Did Obama, Trump, and Biden not think any of the released prisoners would not return to Afghanistan when given the chance?...
"We do not feel safe with an accused human rights violator on our campus!"...
Obama outlined a blueprint that involves transferring the bulk of remaining detainees to other countries and moving the rest -- who can't be transferred abroad because they're deemed too dangerous -- to an as-yet-undetermined detention facility in the United States.
Source: 'Al Qaeda followers' among 17 being transferred from Gitmo The group of 17 detainees expected to be transferred out of Guantanamo Bay as early as this week includes “multiple bad guys” and “Al Qaeda followers,” a source who has reviewed the list told Fox News. Little is known publicly about which prisoners are being prepared for transfer, but the Obama administration has notified Congress it plans to ship out 17 detainees – some of whom could be transferred within days.
We do not maintain Guantanamo because we want to. We maintain it because it is in the best interest of our national security to do so. In this way, Guantanamo is not a unique site-not sui generis or separated from historical practice, as many of its critics say. It is, in plain terms, a humane and professional wartime military prison: the unpleasant but inescapable necessity of any conflict, well-grounded in the laws of war. Guantanamo was created to house captured combatants and has always been set for closure once hostilities end.
Obama’s Gitmo Workaround President Obama is about to send Congress a doomed plan to close the terrorist prison at Guantanamo Bay, so he can then shut down Gitmo the way he does nearly anything—by executive order. White House press secretary Josh Earnest repeated the familiar drill Wednesday. They “work with Congress where we can,” Mr. Earnest said. “But if Congress continues to refuse, I wouldn’t rule out the President using every element of his authority to make progress.”
“I thought we had enough consensus there that we could do it in a more deliberate fashion,” Obama added. “But the politics of it got tough, and people got scared by the rhetoric around it. Once that set in, then the path of least resistance was just to leave it open, even though it’s not who we are as a country and it’s used by terrorists around the world to help recruit jihadists.” Instead, Obama said, we’ve been forced to “chip away it” a little bit at a time, releasing a small number of detainees who could not be charged but leaving more than 100 still in captivity with no trials in sight.Watch:
“Do you think [the administration] should keep Gitmo open or close it?”No. Surely not.“Open, so we can have fun.” “Club Gitmo?” “You know it!”
“Do you know what ISIS is?”This is real. This is a thing that is real that has happened and if I have to deal with it, then so do you. Watch:“Being alone.”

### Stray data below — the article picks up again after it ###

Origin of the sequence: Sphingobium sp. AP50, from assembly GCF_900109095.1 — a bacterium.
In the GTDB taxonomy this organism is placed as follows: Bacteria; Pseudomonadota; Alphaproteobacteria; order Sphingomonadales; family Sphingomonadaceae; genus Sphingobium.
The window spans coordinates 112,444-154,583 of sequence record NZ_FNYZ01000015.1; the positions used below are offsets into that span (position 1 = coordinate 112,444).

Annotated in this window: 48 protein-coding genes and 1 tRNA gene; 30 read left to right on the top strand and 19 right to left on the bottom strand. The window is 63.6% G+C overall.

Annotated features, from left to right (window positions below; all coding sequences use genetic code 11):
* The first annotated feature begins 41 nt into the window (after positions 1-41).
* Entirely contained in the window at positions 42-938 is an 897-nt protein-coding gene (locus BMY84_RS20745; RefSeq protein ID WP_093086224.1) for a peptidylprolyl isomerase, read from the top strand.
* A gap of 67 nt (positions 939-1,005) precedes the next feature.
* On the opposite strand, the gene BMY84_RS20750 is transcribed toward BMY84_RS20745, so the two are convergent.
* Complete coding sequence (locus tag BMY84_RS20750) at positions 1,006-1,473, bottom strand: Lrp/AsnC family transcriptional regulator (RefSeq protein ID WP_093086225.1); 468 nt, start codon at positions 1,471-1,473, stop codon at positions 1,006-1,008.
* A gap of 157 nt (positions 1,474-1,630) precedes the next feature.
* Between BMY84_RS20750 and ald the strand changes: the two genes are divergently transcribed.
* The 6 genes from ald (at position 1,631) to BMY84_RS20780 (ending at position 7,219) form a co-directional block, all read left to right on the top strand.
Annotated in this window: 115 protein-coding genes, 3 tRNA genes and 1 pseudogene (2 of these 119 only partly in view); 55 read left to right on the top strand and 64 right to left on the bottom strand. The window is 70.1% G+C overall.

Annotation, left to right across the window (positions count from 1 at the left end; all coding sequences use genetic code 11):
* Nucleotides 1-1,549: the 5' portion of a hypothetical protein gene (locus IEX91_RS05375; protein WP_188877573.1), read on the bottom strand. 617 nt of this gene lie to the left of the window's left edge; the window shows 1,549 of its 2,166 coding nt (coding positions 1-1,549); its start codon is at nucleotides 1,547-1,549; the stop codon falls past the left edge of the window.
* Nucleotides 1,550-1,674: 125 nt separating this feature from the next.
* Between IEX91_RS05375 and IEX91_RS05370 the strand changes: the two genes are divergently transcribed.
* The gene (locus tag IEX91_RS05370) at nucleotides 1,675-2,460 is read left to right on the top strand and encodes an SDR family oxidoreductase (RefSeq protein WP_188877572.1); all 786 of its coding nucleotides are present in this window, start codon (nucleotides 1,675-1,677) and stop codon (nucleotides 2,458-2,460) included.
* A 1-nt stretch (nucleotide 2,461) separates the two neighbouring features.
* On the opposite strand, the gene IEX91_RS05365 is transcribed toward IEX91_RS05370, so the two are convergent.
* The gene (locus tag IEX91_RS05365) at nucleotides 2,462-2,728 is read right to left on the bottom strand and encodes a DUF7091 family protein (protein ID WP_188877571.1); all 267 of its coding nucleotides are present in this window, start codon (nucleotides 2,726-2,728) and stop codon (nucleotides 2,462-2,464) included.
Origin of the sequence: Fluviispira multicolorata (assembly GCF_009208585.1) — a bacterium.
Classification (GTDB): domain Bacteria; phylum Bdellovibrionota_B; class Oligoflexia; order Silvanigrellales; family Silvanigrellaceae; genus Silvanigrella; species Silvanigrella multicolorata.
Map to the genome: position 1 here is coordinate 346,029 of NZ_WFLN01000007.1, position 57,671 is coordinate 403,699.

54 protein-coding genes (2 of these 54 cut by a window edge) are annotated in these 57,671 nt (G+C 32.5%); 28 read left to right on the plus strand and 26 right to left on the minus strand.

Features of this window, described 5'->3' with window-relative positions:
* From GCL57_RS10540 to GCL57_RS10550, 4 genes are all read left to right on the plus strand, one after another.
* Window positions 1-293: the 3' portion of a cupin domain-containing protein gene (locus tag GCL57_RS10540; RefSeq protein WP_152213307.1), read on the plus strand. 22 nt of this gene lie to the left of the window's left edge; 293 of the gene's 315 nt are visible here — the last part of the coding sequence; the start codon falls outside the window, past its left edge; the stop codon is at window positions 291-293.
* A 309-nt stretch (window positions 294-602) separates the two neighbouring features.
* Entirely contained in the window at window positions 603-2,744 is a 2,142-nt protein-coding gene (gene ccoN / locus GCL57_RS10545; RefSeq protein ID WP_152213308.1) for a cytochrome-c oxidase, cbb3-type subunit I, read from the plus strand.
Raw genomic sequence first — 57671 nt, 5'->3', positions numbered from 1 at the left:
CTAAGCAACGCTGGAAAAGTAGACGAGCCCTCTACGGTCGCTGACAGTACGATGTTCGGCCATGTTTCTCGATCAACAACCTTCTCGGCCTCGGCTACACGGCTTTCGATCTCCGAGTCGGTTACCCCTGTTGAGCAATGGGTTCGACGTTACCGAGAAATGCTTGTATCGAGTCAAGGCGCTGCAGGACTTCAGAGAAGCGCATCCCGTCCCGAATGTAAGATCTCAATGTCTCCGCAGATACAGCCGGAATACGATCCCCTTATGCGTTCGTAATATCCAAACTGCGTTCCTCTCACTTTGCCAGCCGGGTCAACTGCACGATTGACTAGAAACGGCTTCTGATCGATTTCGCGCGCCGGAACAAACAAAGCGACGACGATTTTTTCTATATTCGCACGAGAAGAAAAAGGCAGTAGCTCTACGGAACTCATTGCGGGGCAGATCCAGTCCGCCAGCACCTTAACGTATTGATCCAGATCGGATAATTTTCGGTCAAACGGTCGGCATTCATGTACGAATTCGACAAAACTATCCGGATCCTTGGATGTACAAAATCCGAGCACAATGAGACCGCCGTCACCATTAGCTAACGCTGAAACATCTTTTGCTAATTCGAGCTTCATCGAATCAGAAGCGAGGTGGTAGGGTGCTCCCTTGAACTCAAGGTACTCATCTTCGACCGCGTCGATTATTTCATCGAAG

Senator Cotton: Ok now I want to explore the so-called risk balance between recidivism of released terrorists and the propaganda value that terrorists get from Guantanamo Bay. How many recidivists are there at Guantanamo Bay right now? Secretary McKeon: I'm not sure I follow the question... Senator Cotton: How many detainees at Guantanamo Bay are engaged in terrorism or anti-American incitement? Secretary McKeon: There are none. Senator Cotton: Because theyre detained. Because they only engage in that kind of recidivism overseas. Now let's look at the propaganda value: How many detainees were at Guantanamo Bay on September 11, 2001?After a few more questions and feeble answers, Senator Cotton goes in for the kill.
He could veto the annual bill setting military policy, known as the National Defense Authorization Act, in which the ban on transferring detainees to the U.S. is written. While the veto wouldn’t directly affect military funding, such a high-stakes confrontation with Congress carries significant political risks. A second option would be for Mr. Obama to sign the bill while declaring restrictions on the transfer of Guantanamo prisoners an infringement of his powers as commander in chief, as he has done previously. Presidents of both parties have used such signing statements to clarify their understanding of legislative measures or put Congress on notice that they wouldn’t comply with provisions they consider infringements of executive power.Similar efforts are likely on immigration, "climate change" and other areas where Obama is unable to obtain congressional approval. Whichever option he chooses, he's sure to meet with political backlash that won't be limited to anger at the White House. Although the 2014 midterms will be behind us by the time the President makes the choice to act, the use of executive action on the issue could have a detrimental effect on democrats seeking election (or re-election) in 2016.
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